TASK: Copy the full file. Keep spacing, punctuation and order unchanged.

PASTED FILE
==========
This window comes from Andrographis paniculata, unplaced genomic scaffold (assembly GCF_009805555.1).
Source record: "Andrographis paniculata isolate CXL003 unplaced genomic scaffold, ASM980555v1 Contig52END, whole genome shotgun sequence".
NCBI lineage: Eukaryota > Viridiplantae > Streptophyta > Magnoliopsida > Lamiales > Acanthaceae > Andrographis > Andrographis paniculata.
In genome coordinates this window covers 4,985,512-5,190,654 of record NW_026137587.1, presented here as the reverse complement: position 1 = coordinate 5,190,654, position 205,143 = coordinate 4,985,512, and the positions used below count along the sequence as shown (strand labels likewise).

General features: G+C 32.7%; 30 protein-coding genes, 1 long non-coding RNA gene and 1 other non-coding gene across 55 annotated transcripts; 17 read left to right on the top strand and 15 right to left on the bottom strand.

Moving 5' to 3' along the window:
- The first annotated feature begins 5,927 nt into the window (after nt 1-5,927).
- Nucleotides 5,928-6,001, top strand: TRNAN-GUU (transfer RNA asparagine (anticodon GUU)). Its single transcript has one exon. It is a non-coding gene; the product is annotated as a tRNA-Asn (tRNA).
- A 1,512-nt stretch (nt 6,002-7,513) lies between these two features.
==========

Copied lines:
This window comes from Andrographis paniculata, unplaced genomic scaffold (assembly GCF_009805555.1).
Source record: "Andrographis paniculata isolate CXL003 unplaced genomic scaffold, ASM980555v1 Contig52END, whole genome shotgun sequence".
NCBI lineage: Eukaryota > Viridiplantae > Streptophyta > Magnoliopsida > Lamiales > Acanthaceae > Andrographis > Andrographis paniculata.
In genome coordinates this window covers 4,985,512-5,190,654 of record NW_026137587.1, presented here as the reverse complement: position 1 = coordinate 5,190,654, position 205,143 = coordinate 4,985,512, and the positions used below count along the sequence as shown (strand labels likewise).

General features: G+C 32.7%; 30 protein-coding genes, 1 long non-coding RNA gene and 1 other non-coding gene across 55 annotated transcripts; 17 read left to right on the top strand and 15 right to left on the bottom strand.

Moving 5' to 3' along the window:
- The first annotated feature begins 5,927 nt into the window (after nt 1-5,927).
- Nucleotides 5,928-6,001, top strand: TRNAN-GUU (transfer RNA asparagine (anticodon GUU)). Its single transcript has one exon. It is a non-coding gene; the product is annotated as a tRNA-Asn (tRNA).
- A 1,512-nt stretch (nt 6,002-7,513) lies between these two features.